Jamaica has started on the road to fiscal responsibility from what we can see in the 2010-11 Budget. For this fiscal year (2010-11), the Government has projected a J$88.4 billion reduction in aggregate spending (at J$503.9 billion).

Due wholly to the JDX, planned domestic interest costs and amortisation costs for the year have been slashed by J$46.5 billion and J$74.1 billion, respectively. In particular, domestic amortisation and interest payments collectively for this fiscal year were forecast at J$164.8 billion, noticeably lower than the J$289.3 billion for FY 2009-10, and underscores the future benefits to be garnered from the JDX.

Move in the right direction

Moreover, to tighten the fiscal purse further, the increase in expenditure on recurrent programmes and wages was kept at a minimum of 2.2 per cent (J$1.6 billion), and 0.8 per cent (J$1 billion), respectively.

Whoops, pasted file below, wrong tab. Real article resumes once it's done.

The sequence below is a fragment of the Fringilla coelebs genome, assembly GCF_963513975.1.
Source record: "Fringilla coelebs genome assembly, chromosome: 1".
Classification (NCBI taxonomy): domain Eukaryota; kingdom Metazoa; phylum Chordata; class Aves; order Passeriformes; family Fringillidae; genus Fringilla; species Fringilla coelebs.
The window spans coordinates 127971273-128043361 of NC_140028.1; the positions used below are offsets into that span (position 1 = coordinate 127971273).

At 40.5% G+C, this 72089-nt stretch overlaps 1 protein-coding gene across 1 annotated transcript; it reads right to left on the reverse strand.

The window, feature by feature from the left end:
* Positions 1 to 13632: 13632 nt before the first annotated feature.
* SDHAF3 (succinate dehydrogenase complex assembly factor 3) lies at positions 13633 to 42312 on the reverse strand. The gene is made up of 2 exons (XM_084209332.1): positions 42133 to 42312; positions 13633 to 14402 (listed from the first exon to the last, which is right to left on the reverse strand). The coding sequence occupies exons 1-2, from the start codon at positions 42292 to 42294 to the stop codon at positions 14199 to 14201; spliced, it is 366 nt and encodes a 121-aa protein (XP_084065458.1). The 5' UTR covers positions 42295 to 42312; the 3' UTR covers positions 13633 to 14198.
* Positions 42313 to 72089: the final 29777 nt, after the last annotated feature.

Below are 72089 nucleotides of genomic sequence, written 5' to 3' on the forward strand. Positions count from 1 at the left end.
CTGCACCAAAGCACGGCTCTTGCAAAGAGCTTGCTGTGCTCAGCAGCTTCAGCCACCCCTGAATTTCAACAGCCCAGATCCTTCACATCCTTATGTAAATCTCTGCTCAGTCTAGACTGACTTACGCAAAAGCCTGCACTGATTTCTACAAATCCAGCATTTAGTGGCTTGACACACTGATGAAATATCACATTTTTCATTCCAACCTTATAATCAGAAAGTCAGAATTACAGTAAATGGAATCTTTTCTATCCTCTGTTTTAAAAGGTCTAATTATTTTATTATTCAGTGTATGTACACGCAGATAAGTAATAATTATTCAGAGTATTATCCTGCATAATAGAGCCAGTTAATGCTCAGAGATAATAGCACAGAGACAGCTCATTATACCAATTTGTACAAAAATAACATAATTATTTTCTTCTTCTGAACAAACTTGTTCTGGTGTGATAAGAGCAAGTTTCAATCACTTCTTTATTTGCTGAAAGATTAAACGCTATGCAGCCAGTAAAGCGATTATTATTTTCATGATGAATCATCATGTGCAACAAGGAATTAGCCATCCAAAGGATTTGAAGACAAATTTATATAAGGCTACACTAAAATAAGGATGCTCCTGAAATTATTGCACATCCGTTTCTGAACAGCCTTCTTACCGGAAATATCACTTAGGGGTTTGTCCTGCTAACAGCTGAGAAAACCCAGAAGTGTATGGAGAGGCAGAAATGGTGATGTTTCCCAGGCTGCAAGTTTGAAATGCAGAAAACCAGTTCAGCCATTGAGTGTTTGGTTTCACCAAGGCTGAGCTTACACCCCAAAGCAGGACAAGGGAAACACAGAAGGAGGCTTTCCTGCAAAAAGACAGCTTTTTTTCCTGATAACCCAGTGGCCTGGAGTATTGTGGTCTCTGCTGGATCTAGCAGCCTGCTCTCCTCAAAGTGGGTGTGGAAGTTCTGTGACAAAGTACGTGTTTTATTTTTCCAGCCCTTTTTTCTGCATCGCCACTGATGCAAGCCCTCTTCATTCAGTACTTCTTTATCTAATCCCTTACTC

While there are key risks to the Budget, such as inflation, natural disasters and a weaker-than-expected domestic economy, we believe there is a reasonable chance of the Government coming close to the targets.

The Budget deficit is targeted around J$80 billion, with some J$21 billion due to Air Jamaica divestment costs. Whether intended or not, if you add back the one-time cost due to Air Jamaica, you realise that for the first time in many years, the Jamaican Government is only borrowing to fund capital expenditure.

This is a move in the right direction and should augur well for a sustainable fiscal position over time.

However, like Greece, because the debt burden in Jamaica is so high, the Jamaican economy will be highly vulnerable to a variety of economic shocks going forward.

Dr Adrian Stokes is vice-president of strategic planning at Scotia DBG Investments.